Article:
If we accept premise (4), then either it is not the case that the meanings of words we use to express these states are correct, or our intentional states wholly and correctly reflect our internal states.
I accept premise (4).
So, either it is not the case that the meanings of words we use to express these states are correct, or our intentional states wholly and correctly reflect our internal states.
This thus implies that, if the meanings of words we use to express these states are correct, then our intentional states wholly and correctly reflect our internal states.
This seems okay to me. When we use words, via expressions to express things, it is if the words are correct that we then say that they are expressing the right state. If we use the wrong words via expressions then we don't say that they express the right state, furthermore we don't say that when we get the words wrong, that is use the wrong expression, that it is the fault, or that there is some sort of incorrect reflection of what is going with the states inside our heads that make this happen. We are just getting the words wrong. This is undoubtedly not a great example, but ... say I express the sentence "I am the king of the world!". To claim that my misstep in expression, i.e. that I am using the wrong words like being a king when I darn well know that kings are male (n.b. and I am not) and that kings do not rule the whole world, means that my intentional sates are incorrectly reflecting my internal states, is bunk. Even if I was unaware of the correct definition of what a king is or what it feels like to be the one of the whole world, does not mean that I am incorrectly attributing my expression to some feeling of grandiose and regal superiority. In short, the entailment between expressions and intentional / internal states, used in favour of defending wide mental content vs. narrow content, I believe (ha!) is far too high of an infallibility standard to put expressions up to.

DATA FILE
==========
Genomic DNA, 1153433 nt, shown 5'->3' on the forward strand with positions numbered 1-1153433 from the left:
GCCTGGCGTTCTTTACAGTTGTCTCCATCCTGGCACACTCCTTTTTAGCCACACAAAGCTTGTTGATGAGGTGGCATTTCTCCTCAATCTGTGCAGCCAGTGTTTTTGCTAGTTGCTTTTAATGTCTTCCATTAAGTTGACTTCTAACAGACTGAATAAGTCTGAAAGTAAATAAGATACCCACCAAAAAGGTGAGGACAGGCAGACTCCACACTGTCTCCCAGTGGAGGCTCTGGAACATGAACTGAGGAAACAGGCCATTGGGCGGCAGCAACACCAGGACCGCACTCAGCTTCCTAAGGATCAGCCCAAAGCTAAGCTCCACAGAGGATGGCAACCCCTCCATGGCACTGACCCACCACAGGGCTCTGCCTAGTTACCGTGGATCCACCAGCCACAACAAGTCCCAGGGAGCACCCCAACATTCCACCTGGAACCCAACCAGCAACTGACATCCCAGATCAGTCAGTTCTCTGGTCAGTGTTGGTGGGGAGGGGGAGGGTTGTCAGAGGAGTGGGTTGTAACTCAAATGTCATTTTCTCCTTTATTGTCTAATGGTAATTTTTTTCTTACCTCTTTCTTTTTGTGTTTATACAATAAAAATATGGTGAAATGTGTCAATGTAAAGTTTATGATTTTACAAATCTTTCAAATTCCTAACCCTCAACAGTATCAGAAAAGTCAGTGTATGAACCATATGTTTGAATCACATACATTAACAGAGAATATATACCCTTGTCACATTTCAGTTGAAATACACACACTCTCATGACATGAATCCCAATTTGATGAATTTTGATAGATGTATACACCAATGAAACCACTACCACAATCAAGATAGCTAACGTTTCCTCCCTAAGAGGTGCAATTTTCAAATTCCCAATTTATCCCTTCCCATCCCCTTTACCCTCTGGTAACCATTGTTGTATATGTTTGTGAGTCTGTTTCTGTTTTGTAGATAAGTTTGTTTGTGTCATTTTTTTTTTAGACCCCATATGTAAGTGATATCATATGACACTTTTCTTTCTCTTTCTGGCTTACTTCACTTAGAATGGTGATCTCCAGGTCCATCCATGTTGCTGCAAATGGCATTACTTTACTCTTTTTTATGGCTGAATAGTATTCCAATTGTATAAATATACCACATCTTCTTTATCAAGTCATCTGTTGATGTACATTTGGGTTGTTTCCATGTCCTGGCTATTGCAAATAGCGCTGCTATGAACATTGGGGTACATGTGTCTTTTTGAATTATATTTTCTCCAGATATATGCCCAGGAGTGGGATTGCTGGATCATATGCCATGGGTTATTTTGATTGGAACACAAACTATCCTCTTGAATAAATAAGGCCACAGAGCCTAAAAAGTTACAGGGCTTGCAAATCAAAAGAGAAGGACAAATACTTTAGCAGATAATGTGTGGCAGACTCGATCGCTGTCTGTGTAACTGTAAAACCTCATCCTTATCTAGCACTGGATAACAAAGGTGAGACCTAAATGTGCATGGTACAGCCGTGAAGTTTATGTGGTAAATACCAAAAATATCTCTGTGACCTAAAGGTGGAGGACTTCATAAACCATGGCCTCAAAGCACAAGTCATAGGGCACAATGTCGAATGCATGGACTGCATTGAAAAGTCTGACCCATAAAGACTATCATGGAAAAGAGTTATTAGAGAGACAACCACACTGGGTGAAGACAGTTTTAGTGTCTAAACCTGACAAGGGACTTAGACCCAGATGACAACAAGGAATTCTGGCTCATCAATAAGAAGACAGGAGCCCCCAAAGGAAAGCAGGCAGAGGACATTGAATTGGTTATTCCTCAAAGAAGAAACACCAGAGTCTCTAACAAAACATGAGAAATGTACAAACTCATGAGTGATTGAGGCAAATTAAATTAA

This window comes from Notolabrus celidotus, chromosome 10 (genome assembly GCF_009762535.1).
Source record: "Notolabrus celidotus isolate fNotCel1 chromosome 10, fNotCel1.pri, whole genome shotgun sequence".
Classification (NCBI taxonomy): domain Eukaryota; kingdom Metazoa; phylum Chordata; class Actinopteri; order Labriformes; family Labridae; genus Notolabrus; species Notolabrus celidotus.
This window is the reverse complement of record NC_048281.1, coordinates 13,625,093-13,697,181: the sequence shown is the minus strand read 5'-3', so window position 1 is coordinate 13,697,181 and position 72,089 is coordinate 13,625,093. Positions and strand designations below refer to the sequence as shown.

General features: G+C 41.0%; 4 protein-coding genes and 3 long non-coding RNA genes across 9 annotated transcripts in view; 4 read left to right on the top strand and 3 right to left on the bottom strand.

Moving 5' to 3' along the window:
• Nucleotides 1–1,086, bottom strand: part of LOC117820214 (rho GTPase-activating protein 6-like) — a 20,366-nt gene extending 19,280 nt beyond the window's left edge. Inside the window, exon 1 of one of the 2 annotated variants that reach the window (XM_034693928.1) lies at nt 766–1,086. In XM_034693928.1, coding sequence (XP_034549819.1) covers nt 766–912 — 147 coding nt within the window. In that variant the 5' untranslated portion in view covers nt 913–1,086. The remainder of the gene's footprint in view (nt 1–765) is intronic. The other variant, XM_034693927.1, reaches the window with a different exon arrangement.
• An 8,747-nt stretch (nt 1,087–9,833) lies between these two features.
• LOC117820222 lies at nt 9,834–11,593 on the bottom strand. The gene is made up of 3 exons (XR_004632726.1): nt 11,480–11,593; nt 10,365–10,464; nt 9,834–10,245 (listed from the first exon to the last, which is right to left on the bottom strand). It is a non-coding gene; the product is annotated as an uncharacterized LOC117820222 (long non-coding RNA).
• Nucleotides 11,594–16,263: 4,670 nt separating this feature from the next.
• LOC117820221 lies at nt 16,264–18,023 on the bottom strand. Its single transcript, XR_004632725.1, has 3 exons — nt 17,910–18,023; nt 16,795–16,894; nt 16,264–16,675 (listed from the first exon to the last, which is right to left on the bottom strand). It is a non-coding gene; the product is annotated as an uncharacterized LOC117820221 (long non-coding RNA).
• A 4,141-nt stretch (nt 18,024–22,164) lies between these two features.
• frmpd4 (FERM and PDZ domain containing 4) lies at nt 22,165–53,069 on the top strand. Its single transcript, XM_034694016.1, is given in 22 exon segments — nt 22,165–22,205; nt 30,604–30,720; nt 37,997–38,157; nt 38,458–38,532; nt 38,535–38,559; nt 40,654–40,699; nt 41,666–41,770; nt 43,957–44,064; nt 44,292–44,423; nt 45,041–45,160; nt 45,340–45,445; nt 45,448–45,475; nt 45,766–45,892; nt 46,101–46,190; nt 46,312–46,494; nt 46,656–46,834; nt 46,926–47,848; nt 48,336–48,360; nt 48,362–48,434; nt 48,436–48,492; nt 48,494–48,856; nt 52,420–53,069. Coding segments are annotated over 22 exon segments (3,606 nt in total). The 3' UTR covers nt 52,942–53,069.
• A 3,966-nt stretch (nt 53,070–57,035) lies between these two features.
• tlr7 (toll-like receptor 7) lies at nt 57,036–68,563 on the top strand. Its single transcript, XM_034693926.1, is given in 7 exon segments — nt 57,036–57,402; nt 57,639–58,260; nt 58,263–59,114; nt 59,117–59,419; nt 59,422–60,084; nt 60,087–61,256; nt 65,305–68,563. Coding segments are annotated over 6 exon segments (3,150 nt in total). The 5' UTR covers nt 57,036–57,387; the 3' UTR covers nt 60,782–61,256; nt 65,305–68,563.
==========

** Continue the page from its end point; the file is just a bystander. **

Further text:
(1) Every vixen is a vixen.
UAt: Necessarily, whoever grasps the thought every vixen is a vixen assents to it.
UDAt: Necessarily, whoever grasps the thought every vixen is a vixen has a disposition to assent to it.
Williamson wants to know if we can maintain UAt or UDAt while acknowledging UA1 and UDA1 fails by the Stephen and Peter counterexample.
(2) Stephen assents to (1) if and only if he assents to the though every vixen is a vixen.
(3) He doesn’t assent to (1) so he doesn’t assent to the thought every vixen is a vixen.
(4) It follows that if t is the thought every vixen is a vixen then Stephen doesn’t assent to the thought every vixen is a vixen and is also a counterexample to UAt.
(5) If the thought that he associates with the sentence ‘Every vixen is a vixen’ is not the thought every vixen is a vixen then he is not a counterexample
(6) Using the word ‘thought’ indicates that inferential differences between Peter and Stephen and us represent differences between the thoughts we associate with (1). Peter and Stephen associate different thoughts then our own when assenting to (1).
(7) If (6), then we should translate their idiolects non-homophonically into ours.
(8) A translation scheme would invoke refusal to acknowledge the full challenge which Peter and Stephen have issued to (1).
(9) To claim (6) then the disagreement between Peter and Stephen and us sounds less threatening because it bundles together logical and semantic differences without unification.
(10) So, the links from understanding to assent and dispositions to assent fail for thought like they do for language.
For reasons other than (8) I think (6) fails because it separates thought from language. If this should be the case then the thought someone associates with a sentence isn’t just the thought of that sentence. This seems kind of strange to accept. I think Williamsons argument for failing UAt and UDAt is a good one.